The problem with illusions, like lies, is that you can't maintain them indefinitely. At some inevitable point in time, despite your best efforts to the contrary, the jig will be up.

Thanks to the latest round of terrorist threats and alert levels, the jig is now up for women using gel-filled bras to add a little umph to their cleavage. Those using padded bras and tissues, they're still good to go. But for the sly tricksters trying to create not just the visual, but also the tactile, illusion of large, pleasantly pliant and perky boobs, it's time to 'fess up and come clean. The quick-thinking will no doubt turn back to fabric and tissues, but for those stubbornly attached to their gel-pads, they will now have to face the ignomity of traveling with a smaller, malleable cup-size, at least until they can pick up their bras in baggage claim.

Why not embrace your breasts, regardless of size, just because they're yours and they're unique? If you're being generous enough to share them with any partner, the partner should be thankful enough to take your body, your boobies, and you as they are. Maybe with more and more women rocking the small-boob look, women will start to feel less pressure to maintain a facade, and more comfortable with their bodies and breasts they way they are. Then maybe breast size won't be such a "sensitive issue" and the TSA can go back to worrying about border control and terrorist profiling.

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Update: Bubbles pointed out that, contrary to my initial assumption, the likely subjects of the TSA's attention are women who have had a masectomy and are wearing gel-filled bras as a replacement for the breast(s) they had removed. The TSA actually permits "gel-filled bras and similar prostethics worn for medical reasons," but they encourage women to pack them in their checked baggage. That is, actually, a sensitive and respectful approach and I have to commend the TSA for their sensitivity. Thanks Bubbles!!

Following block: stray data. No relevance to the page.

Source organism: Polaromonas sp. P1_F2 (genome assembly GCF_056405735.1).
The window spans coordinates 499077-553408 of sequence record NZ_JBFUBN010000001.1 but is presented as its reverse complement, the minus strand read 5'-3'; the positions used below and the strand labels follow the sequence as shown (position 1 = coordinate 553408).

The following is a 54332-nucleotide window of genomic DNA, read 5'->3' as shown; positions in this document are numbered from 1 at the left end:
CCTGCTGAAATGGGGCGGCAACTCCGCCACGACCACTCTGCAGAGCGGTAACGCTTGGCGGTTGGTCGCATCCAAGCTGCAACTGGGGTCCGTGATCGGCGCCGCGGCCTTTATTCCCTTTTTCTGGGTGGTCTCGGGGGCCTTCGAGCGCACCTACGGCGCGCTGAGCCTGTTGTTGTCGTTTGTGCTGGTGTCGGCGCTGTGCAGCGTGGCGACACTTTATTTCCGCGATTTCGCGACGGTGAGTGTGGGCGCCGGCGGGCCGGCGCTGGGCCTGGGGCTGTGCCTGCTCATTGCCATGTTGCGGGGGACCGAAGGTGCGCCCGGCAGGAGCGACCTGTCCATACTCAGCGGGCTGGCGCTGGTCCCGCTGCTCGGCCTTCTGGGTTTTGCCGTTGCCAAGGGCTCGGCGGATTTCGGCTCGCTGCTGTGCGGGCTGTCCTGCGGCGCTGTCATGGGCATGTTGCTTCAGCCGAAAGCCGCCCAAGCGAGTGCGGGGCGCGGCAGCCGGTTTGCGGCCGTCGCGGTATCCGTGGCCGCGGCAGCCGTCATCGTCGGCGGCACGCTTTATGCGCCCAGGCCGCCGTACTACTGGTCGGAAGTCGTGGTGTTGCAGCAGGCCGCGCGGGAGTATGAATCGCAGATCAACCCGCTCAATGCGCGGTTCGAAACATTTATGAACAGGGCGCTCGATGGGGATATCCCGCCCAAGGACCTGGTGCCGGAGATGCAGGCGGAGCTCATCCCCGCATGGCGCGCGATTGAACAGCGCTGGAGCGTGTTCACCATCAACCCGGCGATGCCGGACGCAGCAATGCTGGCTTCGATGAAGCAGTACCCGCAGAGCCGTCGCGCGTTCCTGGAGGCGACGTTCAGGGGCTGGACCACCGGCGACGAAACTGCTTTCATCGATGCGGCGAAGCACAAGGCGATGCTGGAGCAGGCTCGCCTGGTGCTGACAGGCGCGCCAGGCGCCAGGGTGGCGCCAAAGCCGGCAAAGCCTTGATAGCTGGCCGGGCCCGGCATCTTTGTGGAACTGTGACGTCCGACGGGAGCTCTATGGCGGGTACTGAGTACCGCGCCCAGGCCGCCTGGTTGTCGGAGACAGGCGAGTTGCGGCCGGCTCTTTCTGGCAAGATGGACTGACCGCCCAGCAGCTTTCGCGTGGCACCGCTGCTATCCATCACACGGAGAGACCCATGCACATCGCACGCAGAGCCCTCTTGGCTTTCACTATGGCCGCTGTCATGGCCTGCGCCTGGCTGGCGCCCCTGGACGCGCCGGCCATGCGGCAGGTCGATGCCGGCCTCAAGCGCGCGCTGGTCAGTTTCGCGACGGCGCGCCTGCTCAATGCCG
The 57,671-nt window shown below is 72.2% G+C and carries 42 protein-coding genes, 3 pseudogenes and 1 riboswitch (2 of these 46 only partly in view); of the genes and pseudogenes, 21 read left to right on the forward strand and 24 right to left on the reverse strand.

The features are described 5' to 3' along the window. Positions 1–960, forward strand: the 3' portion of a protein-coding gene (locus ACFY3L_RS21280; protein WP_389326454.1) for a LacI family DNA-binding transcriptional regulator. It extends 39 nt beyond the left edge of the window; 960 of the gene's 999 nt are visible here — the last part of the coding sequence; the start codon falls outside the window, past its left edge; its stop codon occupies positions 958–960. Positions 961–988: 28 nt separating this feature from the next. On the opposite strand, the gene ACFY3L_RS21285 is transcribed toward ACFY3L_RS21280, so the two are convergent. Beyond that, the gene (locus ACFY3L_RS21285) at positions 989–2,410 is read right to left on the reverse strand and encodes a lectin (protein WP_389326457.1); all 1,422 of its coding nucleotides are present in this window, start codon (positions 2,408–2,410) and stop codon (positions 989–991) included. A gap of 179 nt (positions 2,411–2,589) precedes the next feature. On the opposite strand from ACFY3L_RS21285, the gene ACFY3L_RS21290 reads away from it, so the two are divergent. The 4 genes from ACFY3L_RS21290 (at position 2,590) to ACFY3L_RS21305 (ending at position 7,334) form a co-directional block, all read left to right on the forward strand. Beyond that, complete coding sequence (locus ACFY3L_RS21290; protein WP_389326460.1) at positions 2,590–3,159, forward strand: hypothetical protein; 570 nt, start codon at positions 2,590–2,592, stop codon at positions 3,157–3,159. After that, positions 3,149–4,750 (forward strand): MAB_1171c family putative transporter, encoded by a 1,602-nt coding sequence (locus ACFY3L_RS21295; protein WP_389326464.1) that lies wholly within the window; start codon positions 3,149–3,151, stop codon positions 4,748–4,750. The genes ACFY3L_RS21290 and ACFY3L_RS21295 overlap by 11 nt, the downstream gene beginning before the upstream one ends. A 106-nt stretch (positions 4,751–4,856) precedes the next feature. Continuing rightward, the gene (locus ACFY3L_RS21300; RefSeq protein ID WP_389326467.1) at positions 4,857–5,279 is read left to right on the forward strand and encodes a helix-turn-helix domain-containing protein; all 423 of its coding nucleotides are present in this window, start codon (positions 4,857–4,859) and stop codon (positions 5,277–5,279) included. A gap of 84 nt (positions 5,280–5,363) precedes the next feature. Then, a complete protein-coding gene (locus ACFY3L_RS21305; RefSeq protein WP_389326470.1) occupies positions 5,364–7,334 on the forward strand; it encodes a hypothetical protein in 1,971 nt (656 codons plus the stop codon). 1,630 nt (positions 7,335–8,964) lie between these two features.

Gypsy said...

Great points! I loved read this.

And it's so true -- being yourself and being comfortable with yourself is crucial for a good relationship. I take my makeup off the minute I get home, and I change into yoga pants and a t-shirt or something. I'm home. I want to be comfortable. And thank goodness Lancelot thinks I'm beautiful either way.

But when I leave the house? You can bet your boots I'm wearing at least powder and some lip gloss. And I haven't owned a non-push up bra since high school

Bubbles said...

The reference to medical associations makes me think that a gel-filled bra may be used by women who have had to have a mastectomy. My Grandma had to have a breast removed, and she had to wear a bra in which one of the sides was this rock-hard fake boob-- which was very apparent when you hugged her. I am guessing that a gel bra is a better alternative to the rock-hard fake boobs of yester-year and does not require additional surgery.

Buttercup said...

Gypsy - You'll have to let me know your suggestions. I currently hate every bra I own since Victoria's Secret stopped making the lightly lined very sexy demi bra.

Bubbles - I feel like a jackass! I bet you are completely right, and OF COURSE that would be a sensitive issue for a woman who has just lost her breast(s). Thanks for pointing that out to me. As I write this, I'm sending mental apologies to the TSA and thanking them for being sensitive.